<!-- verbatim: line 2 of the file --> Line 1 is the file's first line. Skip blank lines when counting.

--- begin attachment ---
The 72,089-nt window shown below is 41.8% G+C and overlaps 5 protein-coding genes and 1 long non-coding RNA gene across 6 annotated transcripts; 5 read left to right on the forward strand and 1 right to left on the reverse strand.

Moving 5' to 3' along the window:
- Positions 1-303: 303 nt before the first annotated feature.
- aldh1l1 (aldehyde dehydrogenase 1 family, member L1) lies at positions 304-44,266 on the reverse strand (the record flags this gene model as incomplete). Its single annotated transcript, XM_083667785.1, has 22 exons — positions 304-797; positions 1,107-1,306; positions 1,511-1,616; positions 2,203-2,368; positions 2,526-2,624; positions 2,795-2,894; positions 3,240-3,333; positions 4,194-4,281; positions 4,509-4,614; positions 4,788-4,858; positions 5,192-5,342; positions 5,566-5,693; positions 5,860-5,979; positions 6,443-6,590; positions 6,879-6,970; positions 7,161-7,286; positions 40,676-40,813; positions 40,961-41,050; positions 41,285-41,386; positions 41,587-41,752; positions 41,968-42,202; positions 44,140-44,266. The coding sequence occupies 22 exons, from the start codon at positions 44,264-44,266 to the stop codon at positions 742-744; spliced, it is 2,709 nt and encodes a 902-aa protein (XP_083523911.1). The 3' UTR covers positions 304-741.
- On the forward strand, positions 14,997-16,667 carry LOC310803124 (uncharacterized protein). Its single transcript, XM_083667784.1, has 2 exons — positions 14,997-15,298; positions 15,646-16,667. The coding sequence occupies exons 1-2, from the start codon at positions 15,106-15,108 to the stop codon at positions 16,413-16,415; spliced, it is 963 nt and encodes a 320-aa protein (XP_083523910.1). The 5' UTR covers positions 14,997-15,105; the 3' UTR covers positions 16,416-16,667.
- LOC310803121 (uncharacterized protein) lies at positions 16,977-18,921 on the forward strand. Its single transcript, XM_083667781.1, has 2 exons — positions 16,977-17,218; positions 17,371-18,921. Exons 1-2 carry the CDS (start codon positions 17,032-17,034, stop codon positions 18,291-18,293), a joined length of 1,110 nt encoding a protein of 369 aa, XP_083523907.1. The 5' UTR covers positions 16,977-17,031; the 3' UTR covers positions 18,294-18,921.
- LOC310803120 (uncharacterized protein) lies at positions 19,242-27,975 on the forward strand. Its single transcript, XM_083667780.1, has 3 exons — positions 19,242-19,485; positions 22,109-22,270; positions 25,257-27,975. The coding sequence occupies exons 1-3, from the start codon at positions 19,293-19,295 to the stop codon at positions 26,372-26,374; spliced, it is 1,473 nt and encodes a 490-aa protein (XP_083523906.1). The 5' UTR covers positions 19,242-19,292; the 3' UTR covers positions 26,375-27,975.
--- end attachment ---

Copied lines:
Moving 5' to 3' along the window: